With the understanding that patient education about palliative care is an important component of oncology care, Cancer Care Associates of York implemented an APP-physician model to provide this education. “Given that we practice in oncology, we know that palliative care issues are not new," Jia Conway, DNP, CRNP, AOCNP, a nurse practitioner at Cancer Care Associates of York, said to ACCCBuzz. “The issues that were arising in our practice were fragmentation of care and identification of high-risk patients—those who are sick before they start treatment or those who have complications during treatment.” 

To better keep patients in active treatment out of the hospital and prevent delays due to adverse reactions, Conway spearheaded the development and implementation of a comprehensive community-based palliative care program at her practice—winning her and the practice a 2021 ACCC Innovator Award. Through this program, staff identify high-risk patients and introduce them before the start of treatment to an APP who teaches patients and family members about palliative care and its benefits.  

Conway says that a key part of her program’s success is teaching everyone in her practice about palliative care and why it is important to offer this care to patients early in their anti-cancer treatment. “There are so many moving parts that you need to find out what works and what's going to be reasonable for all the team players who you're going to need to help you make this come to fruition,” she said.

Participating in Clinical Research

In 2018, Christa Braun-Inglis, MS, APRN-Rx, FNP-BC, AOCNP, left her full-time clinical oncology practice to become an NP/assistant researcher at the University of Hawai’i Cancer Center and a clinical faculty member at the University of Hawai’i School of Nursing and Dental Hygiene. “I have a hybrid position, in which I am a part-time clinician working with breast cancer patients and a part-time faculty member supporting clinical research,” Braun-Inglis told Oncology Issues.

Braun-Inglis knew that she was entering a line of work uncommon in her profession. “The common belief was that opening clinical research to APPs would take work away from physicians,” she explained. Braun-Inglis would go on to prove that there is plenty of research to go around and bringing more clinical trials into community cancer centers not only benefits patients, but also enables all clinicians to work at the top of their license.

In her current role, Braun-Inglis is positioned to help bring down the barriers that often stand in the way of other oncology APPs who want to assist with clinical research. “When I joined the University of Hawai’i, I wanted to get more APPs involved in research across the community,” said Braun-Inglis. “I have mentored and helped train 10 oncology APPs in clinical research, and they are all now registered as non-physician investigators through the National Cancer Institute.”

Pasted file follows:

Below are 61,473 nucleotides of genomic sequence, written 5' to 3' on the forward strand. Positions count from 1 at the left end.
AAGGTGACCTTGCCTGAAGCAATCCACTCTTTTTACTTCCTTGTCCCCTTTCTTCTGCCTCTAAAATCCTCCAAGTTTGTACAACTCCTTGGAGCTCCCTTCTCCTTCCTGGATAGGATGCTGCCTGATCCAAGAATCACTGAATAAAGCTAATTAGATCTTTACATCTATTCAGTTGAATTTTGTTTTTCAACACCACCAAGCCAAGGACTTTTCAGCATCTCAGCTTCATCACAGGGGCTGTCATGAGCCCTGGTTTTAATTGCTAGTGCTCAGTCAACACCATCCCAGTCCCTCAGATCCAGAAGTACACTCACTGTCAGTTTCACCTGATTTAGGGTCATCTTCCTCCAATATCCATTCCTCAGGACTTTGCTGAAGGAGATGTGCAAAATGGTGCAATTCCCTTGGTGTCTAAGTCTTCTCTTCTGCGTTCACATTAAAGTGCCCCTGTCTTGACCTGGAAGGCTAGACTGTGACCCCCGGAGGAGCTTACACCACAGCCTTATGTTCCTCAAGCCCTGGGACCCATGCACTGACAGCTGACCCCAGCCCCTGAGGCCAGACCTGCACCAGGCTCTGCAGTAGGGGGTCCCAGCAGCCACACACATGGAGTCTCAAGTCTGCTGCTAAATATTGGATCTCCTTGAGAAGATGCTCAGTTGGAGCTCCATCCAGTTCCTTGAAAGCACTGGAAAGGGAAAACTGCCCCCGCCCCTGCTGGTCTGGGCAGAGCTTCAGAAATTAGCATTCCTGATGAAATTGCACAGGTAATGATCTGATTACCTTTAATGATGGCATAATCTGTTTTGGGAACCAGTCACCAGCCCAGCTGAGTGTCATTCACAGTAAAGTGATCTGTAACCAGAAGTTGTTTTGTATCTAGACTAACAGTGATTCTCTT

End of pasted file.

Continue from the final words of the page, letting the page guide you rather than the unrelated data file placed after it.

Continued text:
Building an NP Fellowship

For those cancer program and practices looking to expand its NPs’ role in oncology, Vanderbilt-Ingram Cancer Center has laid out how to develop and support a dedicated-NP, hematology-oncology fellowship program. “The NP fellowship was proposed by experienced oncology nurse practitioners who are often responsible for onboarding newly graduated advanced practice nurses,” said Heather Jackson, PhD, APRN-BC, NEA-BC, FAANP, administrative director of advanced practice at Vanderbilt University Medical Center, Vanderbilt-Ingram Cancer Center, and authors in their Oncology Issues article. “These highly specialized NPs approached administrative leaders with the idea of creating a hematology/oncology NP fellowship to deliver specialized oncology training and ensure successful transition into practice.”

In a two-month period, the cancer center saw 33 qualified NPs apply to its fellowship program. After dedicated staff conducted a thorough review of applications and completed the interviewing process, two NPs received an offer to participate in the program. Both NPs demonstrated improved self-confidence and were deemed proficient in practice across multiple cancer specialties by their advanced practice preceptors after completing the 12-month NP fellowship program. “The established curriculum ensured effective preparation, which resulted in advanced knowledge and clinical competency and improved provider self-confidence and perceived self-competence,” concluded Jackson et al.

Join the American Association of Nurse Practitioners this week in celebration of nurse practitioners in every specialty via #NPWeek on social media.